1st Edition

Apologies from Death Row The Meaning and Consequences of Offender Remorse

By Judy Eaton Copyright 2024

    Apologies from Death Row explores the notion of remorse, apologies, and forgiveness within the context of capital punishment in the United States, through the final words of offenders on death row, and the covictims’ responses to them in their statements to the press after witnessing the execution.

    The book demonstrates that there is evidence that some offenders on death row are truly remorseful and that some of the family members of their victims could benefit from this remorse, but that this is unlikely in the current system of capital punishment. Drawing from the fields of criminology, psychology, and sociology, the book begins with a theoretically informed introduction to the concepts of remorse and forgiveness, followed by an exploration of apology and forgiveness specifically in the context of capital punishment. It discusses how some initiatives within the criminal justice system, such as apology laws and restorative justice programmes, are being used to make it easier for offenders to apologize to their victims. Offenders on death row are considered, addressing why they might or might not apologize, and whether they are even capable of showing true remorse. The book then considers the family members of their victims ("covictims"), addressing whether they benefit from hearing the offender express remorse and witnessing the execution, and whether forgiveness is possible in this context. Evidence to support the arguments presented in the book come from the offenders’ final words and the covictims’ responses to them in their statements to the press. The book dispels two common myths about the death penalty. First, it shows that offenders on death row are not simply "monsters" who are incapable of understanding the severity of their crimes. Second, it provides evidence that, despite the popular belief that the death penalty is necessary in order to provide closure for the victims’ family members, it may actually have the opposite effect. The family members’ statements to the press after witnessing the execution contain more negative themes like anger and disappointment than positive themes like closure and peace. The book concludes with a discussion of the implications this has for systems of justice in general, and how a better understanding of the emotional state of offenders can help both victims and offenders.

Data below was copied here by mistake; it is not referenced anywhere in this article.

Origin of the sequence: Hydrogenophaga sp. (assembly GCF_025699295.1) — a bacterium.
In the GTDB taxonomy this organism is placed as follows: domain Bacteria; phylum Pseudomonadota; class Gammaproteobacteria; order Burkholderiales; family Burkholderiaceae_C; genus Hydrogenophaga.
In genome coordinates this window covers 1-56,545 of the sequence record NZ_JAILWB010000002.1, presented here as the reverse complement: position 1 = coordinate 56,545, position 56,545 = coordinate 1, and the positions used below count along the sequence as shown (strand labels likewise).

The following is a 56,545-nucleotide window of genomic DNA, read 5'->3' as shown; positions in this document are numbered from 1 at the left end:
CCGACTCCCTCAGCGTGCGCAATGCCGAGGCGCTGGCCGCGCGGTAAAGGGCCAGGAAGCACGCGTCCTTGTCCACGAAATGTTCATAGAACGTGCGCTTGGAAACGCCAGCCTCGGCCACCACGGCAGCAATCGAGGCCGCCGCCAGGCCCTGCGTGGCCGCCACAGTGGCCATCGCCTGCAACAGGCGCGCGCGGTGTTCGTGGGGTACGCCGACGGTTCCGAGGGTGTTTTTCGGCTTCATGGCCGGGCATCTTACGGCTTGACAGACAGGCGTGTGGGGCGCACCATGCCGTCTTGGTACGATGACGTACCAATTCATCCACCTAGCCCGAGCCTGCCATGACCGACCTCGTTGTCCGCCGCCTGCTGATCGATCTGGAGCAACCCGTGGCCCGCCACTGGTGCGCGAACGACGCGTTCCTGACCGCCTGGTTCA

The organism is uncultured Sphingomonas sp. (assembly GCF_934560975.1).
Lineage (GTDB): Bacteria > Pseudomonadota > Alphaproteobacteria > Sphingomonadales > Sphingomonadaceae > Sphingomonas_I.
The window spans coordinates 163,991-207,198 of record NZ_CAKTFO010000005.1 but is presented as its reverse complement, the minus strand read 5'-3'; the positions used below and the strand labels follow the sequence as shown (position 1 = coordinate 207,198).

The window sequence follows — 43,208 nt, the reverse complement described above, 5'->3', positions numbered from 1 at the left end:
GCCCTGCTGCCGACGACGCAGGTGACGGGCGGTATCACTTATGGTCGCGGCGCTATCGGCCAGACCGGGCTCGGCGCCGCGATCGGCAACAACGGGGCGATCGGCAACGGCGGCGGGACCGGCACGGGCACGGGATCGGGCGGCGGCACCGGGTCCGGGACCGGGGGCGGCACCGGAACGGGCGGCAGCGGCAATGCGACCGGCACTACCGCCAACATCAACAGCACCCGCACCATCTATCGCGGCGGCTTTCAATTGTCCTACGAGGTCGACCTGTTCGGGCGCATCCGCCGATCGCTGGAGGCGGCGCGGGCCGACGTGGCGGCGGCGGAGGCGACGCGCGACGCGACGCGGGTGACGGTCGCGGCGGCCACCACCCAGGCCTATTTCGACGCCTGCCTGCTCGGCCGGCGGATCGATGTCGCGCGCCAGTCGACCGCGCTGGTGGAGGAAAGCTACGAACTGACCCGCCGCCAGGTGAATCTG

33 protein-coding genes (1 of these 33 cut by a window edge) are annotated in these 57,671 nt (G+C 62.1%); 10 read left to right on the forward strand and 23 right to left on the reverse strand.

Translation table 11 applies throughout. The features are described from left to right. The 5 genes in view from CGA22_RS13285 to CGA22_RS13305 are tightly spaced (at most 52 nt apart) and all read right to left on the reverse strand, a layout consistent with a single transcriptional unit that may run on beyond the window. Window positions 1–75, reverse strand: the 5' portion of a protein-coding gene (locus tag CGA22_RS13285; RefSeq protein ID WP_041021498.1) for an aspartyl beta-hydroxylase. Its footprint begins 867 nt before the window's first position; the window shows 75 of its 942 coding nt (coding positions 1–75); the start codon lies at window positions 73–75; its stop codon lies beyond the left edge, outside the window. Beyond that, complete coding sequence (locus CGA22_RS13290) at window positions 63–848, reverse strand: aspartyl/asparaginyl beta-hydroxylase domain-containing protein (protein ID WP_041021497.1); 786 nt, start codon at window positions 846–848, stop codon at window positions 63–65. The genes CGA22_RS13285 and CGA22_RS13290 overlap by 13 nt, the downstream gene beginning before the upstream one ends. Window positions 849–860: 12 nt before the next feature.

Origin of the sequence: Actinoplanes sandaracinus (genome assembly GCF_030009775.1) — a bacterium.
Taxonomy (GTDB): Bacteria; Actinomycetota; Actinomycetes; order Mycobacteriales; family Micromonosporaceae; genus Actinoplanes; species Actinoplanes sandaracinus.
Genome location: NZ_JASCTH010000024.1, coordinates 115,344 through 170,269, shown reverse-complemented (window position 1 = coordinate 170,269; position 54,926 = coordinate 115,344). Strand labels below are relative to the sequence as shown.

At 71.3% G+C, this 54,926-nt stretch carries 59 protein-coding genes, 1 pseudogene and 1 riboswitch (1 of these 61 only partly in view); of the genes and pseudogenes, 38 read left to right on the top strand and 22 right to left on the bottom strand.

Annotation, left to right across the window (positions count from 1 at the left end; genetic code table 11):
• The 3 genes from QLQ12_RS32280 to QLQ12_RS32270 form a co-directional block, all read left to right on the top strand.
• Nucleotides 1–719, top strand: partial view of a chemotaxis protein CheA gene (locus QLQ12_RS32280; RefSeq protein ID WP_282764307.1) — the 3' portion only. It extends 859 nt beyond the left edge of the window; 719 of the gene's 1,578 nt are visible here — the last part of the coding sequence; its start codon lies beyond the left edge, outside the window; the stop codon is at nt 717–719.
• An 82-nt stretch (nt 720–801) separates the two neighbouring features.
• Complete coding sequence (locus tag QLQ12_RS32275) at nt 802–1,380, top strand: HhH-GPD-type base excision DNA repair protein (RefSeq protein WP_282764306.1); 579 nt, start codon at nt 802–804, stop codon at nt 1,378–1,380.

Apologies from Death Row will be of great interest to students and scholars of Criminology, Psychology, and Sociology.

    1. Remorse and Forgiveness in the Criminal Justice System 2. Remorse in the Unique Context of Death Row 3. The Remorseful Offender? Evidence From Their Last Statements 4. The Forgiving Victim? Evidence From Their Statements to the Media 5. Implications for the Death Penalty and Justice Systems in General


    Judy Eaton is a Professor of Psychology at Wilfrid Laurier University, Canada. She did her graduate work in social psychology at York University, receiving her MA in 2000 and PhD in 2005. Prior to that, she earned BAs in English and Psychology at McMaster University. The main focus of Professor Eaton's research is the causes, consequences, and resolution of interpersonal conflict. Using a social cognitive framework, her research examines the role of apology and other gestures of remorse in facilitating forgiveness. In the context of the criminal justice system, she has studied remorse in offenders on death row, the concept of closure as it relates to victims of crime, and how victims of crime are viewed (and influenced) by third parties (i.e., people not involved in the crime).